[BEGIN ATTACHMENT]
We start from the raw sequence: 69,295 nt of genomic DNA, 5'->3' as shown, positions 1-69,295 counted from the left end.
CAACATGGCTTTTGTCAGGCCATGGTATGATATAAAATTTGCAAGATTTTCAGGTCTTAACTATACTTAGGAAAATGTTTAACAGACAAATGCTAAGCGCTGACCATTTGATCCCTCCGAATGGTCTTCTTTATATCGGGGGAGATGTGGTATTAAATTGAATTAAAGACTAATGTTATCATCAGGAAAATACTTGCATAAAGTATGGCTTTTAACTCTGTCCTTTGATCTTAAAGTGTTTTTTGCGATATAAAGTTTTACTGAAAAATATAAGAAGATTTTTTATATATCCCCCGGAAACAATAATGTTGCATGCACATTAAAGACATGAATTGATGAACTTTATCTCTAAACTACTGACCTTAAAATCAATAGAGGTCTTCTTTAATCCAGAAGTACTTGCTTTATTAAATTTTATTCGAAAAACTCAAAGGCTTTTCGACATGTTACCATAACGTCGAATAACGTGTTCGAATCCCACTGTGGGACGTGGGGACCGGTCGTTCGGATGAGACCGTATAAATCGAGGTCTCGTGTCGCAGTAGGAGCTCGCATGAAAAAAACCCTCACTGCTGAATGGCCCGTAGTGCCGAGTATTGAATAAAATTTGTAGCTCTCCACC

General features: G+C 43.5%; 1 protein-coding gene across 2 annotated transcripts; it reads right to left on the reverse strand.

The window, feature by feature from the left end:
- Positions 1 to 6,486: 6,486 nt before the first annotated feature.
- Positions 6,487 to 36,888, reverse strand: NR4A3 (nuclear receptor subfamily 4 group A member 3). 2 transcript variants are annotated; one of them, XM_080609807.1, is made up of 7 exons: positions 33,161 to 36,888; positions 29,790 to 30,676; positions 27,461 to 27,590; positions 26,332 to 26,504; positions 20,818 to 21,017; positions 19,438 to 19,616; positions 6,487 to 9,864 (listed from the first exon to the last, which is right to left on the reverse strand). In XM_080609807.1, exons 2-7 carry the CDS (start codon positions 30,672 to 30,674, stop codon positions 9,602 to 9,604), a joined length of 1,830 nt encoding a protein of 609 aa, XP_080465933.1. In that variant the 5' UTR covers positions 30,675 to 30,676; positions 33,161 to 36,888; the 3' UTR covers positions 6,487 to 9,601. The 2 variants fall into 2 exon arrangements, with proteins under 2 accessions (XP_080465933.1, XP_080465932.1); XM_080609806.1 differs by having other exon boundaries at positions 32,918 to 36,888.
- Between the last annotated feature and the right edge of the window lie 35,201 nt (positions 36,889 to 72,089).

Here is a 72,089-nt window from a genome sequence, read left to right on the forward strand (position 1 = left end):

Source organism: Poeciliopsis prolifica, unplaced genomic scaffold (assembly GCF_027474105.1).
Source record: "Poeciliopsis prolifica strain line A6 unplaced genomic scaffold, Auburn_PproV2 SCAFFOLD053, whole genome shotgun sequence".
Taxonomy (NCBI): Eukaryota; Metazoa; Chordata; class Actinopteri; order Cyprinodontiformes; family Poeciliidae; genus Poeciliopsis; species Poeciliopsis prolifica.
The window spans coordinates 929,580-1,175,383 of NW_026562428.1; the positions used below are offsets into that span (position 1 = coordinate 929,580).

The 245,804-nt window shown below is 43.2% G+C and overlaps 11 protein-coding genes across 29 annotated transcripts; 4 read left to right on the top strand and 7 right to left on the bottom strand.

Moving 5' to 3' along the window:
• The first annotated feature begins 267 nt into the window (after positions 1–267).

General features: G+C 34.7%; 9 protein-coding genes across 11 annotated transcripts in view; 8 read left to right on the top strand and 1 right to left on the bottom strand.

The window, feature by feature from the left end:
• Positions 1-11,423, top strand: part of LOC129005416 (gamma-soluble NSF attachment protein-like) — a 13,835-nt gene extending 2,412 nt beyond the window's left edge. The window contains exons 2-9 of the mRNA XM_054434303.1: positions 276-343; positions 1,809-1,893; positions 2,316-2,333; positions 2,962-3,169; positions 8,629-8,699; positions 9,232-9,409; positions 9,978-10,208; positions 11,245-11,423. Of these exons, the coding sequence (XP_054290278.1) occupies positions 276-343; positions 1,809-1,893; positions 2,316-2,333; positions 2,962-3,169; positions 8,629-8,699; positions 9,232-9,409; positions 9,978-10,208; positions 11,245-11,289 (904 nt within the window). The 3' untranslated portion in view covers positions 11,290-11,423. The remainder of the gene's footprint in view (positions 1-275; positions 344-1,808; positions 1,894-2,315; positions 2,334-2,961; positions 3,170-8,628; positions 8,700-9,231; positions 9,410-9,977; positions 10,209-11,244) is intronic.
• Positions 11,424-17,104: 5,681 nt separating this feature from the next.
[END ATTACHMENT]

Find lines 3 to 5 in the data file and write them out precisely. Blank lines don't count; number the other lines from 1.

General features: G+C 43.5%; 1 protein-coding gene across 2 annotated transcripts; it reads right to left on the reverse strand.

The window, feature by feature from the left end:
- Positions 1 to 6,486: 6,486 nt before the first annotated feature.